Italy Part IV — Florence and Siena
I was going to write more Italy entries, but I feel like it’s dragging on, so I’ll just tell you about the difference between Florence and Siena.
In the 1200-1300s, Florence and Siena were in stiff competition with each other. Florence had a river, Siena had banking. They were both in Tuscany. They both built marble-covered churches with big domes in the center. They both had lots of yellow buildings with red roofs.
In 1348, Siena was struck with the black death. The population was wiped out. Afterwards, the monks blamed the illness on the large statue of Venus that stood in Il Campo, the courtyard in the center of town. The townspeople broke the statue up and buried it around the city.
But the damage had been done. Siena was wiped out by the disease, while Florence went on to become the birthplace of the Renaissance.
Today, Florence is gorgeous, crowded, and filled with wonderful shops and museums. Siena is smaller, more intimate, and in the evening, Il Campo is filled with pretty Italian children.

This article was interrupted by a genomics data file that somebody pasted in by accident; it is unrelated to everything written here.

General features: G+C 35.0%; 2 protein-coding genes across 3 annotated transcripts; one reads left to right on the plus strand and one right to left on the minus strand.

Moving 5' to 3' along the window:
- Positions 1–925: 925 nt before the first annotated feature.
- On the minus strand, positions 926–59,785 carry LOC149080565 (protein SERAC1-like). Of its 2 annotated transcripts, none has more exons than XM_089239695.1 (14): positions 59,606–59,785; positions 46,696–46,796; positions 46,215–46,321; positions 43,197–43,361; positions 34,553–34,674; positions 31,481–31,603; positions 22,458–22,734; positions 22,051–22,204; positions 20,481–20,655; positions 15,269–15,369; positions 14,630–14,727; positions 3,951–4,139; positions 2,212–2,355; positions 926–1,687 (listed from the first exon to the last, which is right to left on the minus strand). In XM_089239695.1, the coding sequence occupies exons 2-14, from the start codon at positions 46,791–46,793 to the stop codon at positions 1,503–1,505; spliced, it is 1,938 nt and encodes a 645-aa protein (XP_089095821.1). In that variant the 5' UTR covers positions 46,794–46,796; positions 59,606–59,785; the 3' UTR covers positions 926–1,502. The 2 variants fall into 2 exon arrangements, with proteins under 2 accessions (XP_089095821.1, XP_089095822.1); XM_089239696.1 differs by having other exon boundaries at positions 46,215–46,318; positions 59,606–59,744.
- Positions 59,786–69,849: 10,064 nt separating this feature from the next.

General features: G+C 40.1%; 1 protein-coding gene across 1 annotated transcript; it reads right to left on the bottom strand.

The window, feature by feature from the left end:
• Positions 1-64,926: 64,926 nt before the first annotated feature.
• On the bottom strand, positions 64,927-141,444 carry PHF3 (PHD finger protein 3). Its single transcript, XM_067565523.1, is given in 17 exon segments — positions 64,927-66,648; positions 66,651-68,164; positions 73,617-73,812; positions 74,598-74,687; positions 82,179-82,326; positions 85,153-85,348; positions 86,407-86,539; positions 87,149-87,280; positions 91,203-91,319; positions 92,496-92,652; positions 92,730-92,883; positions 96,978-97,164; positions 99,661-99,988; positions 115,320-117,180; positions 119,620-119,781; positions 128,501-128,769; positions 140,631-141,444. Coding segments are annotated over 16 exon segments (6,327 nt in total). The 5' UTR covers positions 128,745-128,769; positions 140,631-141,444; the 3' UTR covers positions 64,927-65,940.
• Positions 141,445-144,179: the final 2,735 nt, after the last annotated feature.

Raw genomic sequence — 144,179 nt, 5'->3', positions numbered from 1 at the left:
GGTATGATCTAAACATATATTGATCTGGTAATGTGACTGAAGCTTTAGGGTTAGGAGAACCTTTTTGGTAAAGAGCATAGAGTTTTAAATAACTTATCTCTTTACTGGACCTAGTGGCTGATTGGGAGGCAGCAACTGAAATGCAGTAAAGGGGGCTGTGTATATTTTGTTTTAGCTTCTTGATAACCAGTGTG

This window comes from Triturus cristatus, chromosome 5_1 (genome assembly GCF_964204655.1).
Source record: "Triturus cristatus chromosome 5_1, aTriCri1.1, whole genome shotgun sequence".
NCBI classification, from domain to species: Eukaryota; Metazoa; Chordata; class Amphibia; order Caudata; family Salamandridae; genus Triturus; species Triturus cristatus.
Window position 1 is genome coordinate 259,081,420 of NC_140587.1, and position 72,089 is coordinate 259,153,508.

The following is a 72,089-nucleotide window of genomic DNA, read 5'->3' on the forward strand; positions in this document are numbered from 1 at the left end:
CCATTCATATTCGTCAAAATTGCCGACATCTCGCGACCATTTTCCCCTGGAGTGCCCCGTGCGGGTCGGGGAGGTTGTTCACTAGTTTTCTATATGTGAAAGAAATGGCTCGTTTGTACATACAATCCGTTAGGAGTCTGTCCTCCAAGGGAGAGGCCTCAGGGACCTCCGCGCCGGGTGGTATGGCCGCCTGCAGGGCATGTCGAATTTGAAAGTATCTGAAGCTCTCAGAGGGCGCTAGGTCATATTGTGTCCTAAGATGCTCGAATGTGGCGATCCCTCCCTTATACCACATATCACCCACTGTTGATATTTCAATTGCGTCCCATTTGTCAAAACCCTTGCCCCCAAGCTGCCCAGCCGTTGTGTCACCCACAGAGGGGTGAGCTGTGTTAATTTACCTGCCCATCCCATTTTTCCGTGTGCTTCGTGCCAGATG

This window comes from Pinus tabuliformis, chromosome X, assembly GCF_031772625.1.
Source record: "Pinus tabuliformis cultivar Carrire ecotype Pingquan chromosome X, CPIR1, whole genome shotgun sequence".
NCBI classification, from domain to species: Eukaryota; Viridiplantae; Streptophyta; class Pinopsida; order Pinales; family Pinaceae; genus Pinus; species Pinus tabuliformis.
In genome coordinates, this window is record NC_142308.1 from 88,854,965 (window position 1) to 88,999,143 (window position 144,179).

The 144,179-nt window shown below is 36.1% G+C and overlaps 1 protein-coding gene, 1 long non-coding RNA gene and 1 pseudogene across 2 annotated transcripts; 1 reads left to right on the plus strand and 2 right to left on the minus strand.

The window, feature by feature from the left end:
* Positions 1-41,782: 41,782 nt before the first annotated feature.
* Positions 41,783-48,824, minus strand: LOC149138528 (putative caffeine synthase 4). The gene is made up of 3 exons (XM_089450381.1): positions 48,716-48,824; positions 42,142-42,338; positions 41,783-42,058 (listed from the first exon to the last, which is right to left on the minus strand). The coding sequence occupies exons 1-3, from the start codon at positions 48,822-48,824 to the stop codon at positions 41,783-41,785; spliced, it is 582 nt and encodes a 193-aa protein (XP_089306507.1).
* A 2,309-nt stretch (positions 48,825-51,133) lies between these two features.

While in Siena, I tried wild boar and grappa and wandered around alleyways that are much the same as they were in medieval times. In Florence, I did all that other Italian stuff–eating, art, etc.
Both were fun. Both were worth it. I will definitely go back to Italy some day.
Me in front of the Fountain of Joy in Siena.
Part I: Ancient Rome
Part II: Italian Culture
Part III: Art and God
Part IV: Florence and Siena
2 thoughts on “Italy Part IV — Florence and Siena”
You have been making me want to go to Italy! Of course, there probably isn’t a Fountain of Marcia there.
Joy Lanzendorfer » Blog Archive » Italy Part II — Italian Culture
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